Friday, January 16, 2009


Sometimes Sweet Baby Jeezus gives you a present. In this case, to reward us for putting up with Michael Bay's tyrannical parade of re-treaded mediocrity (a parade that is so horrible that it rips a hole in space-time and exists in the before, the now and the will-be simultaneously), the cultural divine wind that is Tokyo Shock has released TOKYO GORE POLICE on DVD.

My friends, come close. This is a blessing that is as new and visionary as it is beyond my jaded expectations. TOKYO GORE POLICE is the bastard love monkey of TERMINATOR II, DEAD ALIVE and Carpenter's THE THING and I can't even recall the last time that a film swept my innate cynicism aside so completely. After watching it twice since it came out on DVD last Tuesday, my brain has been spinning inside my skull like a kangaroo rat on back alley street-meth but my joy, while still uncut, rings so loudly that it retards my ability to string coherent paragraphs together in a traditional review. So instead, I'm simply going to list the first thirteen things that leap out of my fingers and let you, my precious piggies, spackle in the holes when you watch this uncommon delight yourselves.


1. Director/Editor/Gore FX Artist/Creature Designer Yoshihiro Nishimura is a visual auteur/thunder god on a par with Terry Gilliam and Tim Burton, blocking nearly every shot in the film so that it's suitable for framing. Whether you can stomach what you're seeing or not is irrelevant: Nishimura's sense of color, composition and balance is objectively good. The fact that he had the foresight and control to edit TOKYO GORE POLICE as well underscores what a cinematic juggernaut he is. He's like the Asian Quentin Tarantino in the wake of PULP FICTION. (And in the wake of DEATH PROOF, there might be a vacancy for the American Quentin Tarantino as well. But I digress.)

2. Eihi Shiina plays the superheroine Ruka to leggy, stoic perfection. Compounding on her role as the mad love interest from Takashi Miike's masterpiece, AUDITION, Shiina has cemented her role as Japan's It Girl for ice-blooded, sociopathic supermodels that can carry a script. She is now firmly entrenched at #3, between Salma Hayek and Tricia Helfer, on the list of celebrities that my wife will allow me one consequence-free snogfest with if e'er I'm afforded the opportunity.

3. TOKYO GORE POLICE is destined for cult royalty. It is exactly the needle that we all look for when we wade into the haystack of MACHINE GIRL and SARS WARS: BANGKOK ZOMBIE CRISIS. It makes VERSUS look like an episode of KURE KURE TAKERU.

4. Enough firehosing fountain blood to pressure-wash Delaware.

5. Coolest genetically modified mutant cyborg archvillain EVER.

6. Hilarious Paul Verhoeven style TV commercials confuse and delight you between sequences of intense gore. I laughed out loud at "Wristcutter G" all eight times that I rewound and watched it.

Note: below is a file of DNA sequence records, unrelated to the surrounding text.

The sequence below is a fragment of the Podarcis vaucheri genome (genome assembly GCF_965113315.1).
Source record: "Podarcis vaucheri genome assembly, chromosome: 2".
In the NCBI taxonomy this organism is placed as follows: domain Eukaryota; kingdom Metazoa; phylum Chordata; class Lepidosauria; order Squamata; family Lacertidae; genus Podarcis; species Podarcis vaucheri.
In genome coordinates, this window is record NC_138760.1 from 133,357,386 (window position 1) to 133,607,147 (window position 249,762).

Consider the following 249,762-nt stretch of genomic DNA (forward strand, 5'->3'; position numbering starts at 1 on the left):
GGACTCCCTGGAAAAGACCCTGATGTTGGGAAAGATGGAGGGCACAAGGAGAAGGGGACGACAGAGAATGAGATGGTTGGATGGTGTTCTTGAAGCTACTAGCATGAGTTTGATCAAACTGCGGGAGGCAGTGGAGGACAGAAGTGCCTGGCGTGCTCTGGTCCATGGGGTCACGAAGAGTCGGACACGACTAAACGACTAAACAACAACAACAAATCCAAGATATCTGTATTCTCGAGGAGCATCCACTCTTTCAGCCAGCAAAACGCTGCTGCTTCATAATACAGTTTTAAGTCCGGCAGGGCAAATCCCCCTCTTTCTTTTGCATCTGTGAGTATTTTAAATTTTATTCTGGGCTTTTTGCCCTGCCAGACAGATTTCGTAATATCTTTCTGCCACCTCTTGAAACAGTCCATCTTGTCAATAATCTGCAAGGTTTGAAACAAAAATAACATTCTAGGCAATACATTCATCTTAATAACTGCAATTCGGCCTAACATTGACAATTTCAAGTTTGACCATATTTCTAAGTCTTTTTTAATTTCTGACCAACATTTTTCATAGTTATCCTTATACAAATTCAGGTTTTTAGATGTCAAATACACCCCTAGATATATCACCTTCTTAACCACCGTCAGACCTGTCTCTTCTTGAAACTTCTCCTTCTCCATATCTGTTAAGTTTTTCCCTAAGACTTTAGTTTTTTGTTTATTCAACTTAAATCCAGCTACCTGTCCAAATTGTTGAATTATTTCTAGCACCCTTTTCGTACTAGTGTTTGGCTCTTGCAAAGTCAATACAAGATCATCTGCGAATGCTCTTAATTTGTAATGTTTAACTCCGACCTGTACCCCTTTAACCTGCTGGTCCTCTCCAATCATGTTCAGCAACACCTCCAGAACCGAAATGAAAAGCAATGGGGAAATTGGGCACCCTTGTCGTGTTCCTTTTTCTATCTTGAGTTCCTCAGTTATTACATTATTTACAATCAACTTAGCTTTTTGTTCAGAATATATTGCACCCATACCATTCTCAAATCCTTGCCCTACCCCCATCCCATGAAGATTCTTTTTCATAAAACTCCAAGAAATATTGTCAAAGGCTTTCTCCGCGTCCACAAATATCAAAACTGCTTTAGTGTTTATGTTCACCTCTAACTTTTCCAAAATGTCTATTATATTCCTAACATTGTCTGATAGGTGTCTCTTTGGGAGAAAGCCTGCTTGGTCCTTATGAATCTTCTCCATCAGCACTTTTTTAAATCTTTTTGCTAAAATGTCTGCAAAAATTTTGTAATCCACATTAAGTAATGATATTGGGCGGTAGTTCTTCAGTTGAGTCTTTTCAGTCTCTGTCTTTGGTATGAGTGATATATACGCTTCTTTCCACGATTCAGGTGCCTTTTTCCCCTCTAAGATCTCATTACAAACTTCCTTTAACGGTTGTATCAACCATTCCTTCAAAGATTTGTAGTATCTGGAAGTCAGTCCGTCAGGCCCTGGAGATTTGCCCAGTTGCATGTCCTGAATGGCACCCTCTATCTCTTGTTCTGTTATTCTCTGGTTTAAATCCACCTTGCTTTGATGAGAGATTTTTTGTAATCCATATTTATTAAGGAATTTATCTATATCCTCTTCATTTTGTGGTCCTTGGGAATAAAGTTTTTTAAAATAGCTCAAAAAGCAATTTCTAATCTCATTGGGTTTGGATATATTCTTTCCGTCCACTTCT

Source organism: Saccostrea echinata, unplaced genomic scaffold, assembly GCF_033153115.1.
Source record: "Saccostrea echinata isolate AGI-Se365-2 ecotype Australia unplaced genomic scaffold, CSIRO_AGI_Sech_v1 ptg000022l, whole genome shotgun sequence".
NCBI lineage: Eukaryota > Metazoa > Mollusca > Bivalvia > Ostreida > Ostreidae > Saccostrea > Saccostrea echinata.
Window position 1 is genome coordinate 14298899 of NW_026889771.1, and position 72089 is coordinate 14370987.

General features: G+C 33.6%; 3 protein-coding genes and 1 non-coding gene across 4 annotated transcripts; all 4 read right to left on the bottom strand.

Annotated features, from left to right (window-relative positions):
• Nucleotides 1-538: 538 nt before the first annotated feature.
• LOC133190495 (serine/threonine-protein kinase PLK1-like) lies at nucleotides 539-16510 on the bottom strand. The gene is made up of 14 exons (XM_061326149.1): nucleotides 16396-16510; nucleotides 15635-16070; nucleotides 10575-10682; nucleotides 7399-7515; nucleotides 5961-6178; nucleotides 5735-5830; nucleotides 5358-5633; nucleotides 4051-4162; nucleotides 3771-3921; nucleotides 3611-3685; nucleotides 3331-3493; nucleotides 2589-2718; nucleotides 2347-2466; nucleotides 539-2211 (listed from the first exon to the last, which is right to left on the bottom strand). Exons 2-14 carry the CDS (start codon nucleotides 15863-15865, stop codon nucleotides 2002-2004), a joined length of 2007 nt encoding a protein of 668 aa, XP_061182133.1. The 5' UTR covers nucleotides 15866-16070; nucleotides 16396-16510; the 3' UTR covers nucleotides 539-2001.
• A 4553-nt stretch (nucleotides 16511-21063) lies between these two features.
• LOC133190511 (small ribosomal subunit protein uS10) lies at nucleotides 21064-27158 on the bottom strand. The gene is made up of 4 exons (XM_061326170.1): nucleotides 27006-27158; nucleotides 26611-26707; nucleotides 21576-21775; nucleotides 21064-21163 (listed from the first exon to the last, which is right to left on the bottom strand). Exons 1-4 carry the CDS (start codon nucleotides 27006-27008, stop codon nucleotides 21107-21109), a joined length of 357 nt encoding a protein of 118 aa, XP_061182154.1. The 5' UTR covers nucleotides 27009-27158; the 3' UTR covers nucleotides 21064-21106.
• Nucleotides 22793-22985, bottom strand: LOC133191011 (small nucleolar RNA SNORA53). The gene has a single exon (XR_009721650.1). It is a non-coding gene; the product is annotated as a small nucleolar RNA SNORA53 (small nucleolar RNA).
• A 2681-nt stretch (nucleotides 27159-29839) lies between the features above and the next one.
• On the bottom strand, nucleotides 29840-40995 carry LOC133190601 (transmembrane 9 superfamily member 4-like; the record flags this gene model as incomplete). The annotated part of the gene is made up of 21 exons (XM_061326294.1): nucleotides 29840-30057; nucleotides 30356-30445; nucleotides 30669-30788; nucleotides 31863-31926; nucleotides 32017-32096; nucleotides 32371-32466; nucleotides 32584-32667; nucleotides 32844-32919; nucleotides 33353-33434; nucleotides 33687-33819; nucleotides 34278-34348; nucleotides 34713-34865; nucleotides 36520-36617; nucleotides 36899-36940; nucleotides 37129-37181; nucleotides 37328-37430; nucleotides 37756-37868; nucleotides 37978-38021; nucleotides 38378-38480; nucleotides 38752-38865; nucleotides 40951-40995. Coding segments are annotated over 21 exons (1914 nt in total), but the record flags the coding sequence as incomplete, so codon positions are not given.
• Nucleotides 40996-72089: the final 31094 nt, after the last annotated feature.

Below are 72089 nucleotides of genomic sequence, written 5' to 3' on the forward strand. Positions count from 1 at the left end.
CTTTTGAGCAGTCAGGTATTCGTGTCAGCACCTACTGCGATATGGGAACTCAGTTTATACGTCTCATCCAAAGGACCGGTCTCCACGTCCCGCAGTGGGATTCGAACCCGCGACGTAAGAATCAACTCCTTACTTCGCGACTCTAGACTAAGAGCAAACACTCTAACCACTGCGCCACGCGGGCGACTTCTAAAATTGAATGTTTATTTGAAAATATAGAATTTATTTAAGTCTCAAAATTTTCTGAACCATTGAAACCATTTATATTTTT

7. Also like ROBOCOP, TOKYO GORE POLICE is set in the context of a believably executed dystopian society in the indeterminate future. While many of the elements of the film are improbable in any future, the backdrop of a privatized police force, commercialized self-mutilation and society's desensitization to violence as a whole are thought-provoking (assuming you can stop laughing or cringing from everything else going on).

8. Quadruple amputee Spiderwoman sex-slave gimp ninja with katana legs. (Hoe! Lee!! Shitake mushrooms!!!!)

9. Rocket powered Fist Cannon (patent pending).

10. The face-off in Bar Independent (sic).

11. Lady GatorCrotch.

12. Super-sexy lady samurai cop with a naginata appears out of nowhere to fight the prostitute in a sexy school uniform that's been transformed into a mutant killing machine with a giant box-cutter arm and acid spewing nipples in one of the film's most engaging and superfluous battle-to-the-death sequences. Ah, the Japanese...they can't pronounce "subtlety" so why worry about it? Big wet kiss!

13. And perhaps most important, I can't remember the last time I had so much damn fun watching a movie.

And to complete your viewing pleasure, it is CRITICAL that you watch the Japanese language version with subtitles. There is a richness of inflection and depth of sound - as well as numerous sound effects and background music - which are quite simply missing from the English dub. The dub actors are more flat and lifeless than a squirrel on the Interstate and they literally ruin the film. If you're one of those products of our public-school system that is adamantly against subtitles, you would be better watching the movie with the sound turned off.

Sound on or off, in a box or with a fox, make time for TOKYO GORE POLICE. Along with recent films like INSIDE, TEETH, LET THE RIGHT ONE IN and REC, I would not be a bit surprised to learn that we are on the cusp of an international golden age for horror movies. Wouldn't that be something? I've either got goosebumps or a recurrence of last week's rash. Fingers crossed for the former, eh?

Sunday, January 11, 2009

A Lesson In Humility

I have seen HENRY: PORTRAIT OF A SERIAL KILLER twice. I watched GOZU until the end (and rewound the dog part five times). I watched LAST HOUSE ON THE LEFT last night just to see if it's worth the remake that's coming out later this year.* And I'm the guy at the party that pretentiously interjects CANNIBAL HOLOCAUST into the conversation about cult films among people that haven't even seen Rocky Horror all the way through.

But this made me throw up in my mouth a little.

(This is a two-spotted ribbonworm. It is real. And eeyew eeyew eeyew eeyew EEYEEEEWWWW!!!!!!)

* It's not.